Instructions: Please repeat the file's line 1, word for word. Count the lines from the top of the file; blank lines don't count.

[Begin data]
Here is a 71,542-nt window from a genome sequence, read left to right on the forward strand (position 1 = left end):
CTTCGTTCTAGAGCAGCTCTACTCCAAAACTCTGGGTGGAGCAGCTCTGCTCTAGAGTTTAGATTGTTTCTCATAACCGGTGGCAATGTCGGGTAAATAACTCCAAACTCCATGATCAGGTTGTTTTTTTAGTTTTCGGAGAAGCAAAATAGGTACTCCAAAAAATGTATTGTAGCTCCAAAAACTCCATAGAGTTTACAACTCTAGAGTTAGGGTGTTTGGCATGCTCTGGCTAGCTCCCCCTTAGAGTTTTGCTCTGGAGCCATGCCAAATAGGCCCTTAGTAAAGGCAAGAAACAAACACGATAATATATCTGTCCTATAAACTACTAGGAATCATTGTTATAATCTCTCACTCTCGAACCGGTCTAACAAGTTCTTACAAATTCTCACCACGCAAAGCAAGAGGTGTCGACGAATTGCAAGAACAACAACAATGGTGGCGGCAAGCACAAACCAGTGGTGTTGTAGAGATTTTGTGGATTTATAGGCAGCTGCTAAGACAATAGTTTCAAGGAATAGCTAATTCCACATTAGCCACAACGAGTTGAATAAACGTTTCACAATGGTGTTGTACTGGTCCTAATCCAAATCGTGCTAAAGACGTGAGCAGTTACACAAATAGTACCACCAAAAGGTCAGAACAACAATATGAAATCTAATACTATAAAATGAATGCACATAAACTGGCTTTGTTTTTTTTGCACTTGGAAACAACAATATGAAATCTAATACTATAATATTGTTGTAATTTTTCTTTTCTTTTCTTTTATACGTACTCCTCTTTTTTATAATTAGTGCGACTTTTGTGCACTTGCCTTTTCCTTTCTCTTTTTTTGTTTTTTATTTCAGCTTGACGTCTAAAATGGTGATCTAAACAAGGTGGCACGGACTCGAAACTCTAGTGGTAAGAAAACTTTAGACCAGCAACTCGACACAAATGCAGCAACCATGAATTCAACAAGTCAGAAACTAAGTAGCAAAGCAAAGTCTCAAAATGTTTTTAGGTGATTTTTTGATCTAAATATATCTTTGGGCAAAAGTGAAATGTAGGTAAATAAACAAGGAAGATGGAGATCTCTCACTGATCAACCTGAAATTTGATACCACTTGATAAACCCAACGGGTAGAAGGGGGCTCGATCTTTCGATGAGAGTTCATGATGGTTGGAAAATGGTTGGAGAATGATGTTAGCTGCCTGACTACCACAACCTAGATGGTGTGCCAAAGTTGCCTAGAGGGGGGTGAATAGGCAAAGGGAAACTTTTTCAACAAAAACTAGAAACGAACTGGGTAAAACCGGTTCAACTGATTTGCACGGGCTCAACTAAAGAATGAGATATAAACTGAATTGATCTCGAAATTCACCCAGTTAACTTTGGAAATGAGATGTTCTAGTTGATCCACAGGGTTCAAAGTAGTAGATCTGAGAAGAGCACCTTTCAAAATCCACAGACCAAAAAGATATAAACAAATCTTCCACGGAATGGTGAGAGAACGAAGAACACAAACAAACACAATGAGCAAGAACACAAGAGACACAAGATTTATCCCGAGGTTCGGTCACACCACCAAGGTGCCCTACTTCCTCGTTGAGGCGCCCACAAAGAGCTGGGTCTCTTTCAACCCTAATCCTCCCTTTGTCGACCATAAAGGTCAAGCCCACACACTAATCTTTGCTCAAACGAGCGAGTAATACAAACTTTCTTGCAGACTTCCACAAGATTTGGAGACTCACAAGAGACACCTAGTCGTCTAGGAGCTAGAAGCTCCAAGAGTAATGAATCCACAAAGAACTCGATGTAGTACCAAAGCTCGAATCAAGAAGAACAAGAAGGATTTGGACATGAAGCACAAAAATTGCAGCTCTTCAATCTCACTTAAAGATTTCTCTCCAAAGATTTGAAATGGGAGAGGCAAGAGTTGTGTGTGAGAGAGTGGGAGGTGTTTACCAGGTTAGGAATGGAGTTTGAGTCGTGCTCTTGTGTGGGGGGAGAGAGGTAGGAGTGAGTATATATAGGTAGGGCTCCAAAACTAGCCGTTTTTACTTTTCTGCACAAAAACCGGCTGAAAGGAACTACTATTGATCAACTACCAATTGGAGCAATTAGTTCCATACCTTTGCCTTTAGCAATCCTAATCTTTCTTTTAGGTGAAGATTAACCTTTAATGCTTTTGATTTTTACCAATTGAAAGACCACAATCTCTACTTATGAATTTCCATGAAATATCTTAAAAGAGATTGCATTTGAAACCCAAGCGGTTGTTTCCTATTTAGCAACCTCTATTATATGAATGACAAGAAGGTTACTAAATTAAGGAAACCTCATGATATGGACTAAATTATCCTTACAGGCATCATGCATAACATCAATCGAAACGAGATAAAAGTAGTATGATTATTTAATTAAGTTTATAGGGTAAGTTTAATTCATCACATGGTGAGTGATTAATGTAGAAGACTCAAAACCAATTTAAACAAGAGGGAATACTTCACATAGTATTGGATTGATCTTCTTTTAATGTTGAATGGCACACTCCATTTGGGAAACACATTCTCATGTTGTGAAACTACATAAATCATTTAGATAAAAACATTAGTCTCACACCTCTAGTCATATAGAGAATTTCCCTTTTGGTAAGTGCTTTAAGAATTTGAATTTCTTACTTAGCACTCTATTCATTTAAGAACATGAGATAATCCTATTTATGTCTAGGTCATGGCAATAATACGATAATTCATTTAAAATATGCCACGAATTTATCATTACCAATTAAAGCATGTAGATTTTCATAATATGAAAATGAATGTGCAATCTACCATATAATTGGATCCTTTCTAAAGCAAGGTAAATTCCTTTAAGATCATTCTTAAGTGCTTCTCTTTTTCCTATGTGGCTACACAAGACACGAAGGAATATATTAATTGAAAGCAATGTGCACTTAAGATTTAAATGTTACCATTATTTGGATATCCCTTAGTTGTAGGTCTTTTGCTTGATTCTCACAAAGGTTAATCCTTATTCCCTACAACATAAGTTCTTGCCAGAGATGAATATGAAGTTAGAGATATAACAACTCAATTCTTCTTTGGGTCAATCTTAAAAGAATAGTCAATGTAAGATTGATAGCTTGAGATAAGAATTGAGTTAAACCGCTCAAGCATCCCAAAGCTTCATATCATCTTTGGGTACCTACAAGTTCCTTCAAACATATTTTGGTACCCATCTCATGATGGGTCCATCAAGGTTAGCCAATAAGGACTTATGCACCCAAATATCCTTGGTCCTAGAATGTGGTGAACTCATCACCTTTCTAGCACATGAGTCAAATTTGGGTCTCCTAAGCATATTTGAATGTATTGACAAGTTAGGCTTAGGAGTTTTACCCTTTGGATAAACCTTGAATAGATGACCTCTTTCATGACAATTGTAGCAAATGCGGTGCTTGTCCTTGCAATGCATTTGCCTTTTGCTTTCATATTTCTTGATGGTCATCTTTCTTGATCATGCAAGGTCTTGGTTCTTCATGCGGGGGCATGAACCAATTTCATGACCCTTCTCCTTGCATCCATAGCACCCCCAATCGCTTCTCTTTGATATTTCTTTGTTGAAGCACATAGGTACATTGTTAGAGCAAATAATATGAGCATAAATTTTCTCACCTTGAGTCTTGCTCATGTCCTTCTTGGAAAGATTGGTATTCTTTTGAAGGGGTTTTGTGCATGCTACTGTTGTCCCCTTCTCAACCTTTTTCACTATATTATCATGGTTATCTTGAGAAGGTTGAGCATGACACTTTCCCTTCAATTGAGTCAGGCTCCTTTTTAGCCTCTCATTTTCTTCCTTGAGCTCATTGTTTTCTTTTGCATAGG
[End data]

Here is a 71,542-nt window from a genome sequence, read left to right on the forward strand (position 1 = left end):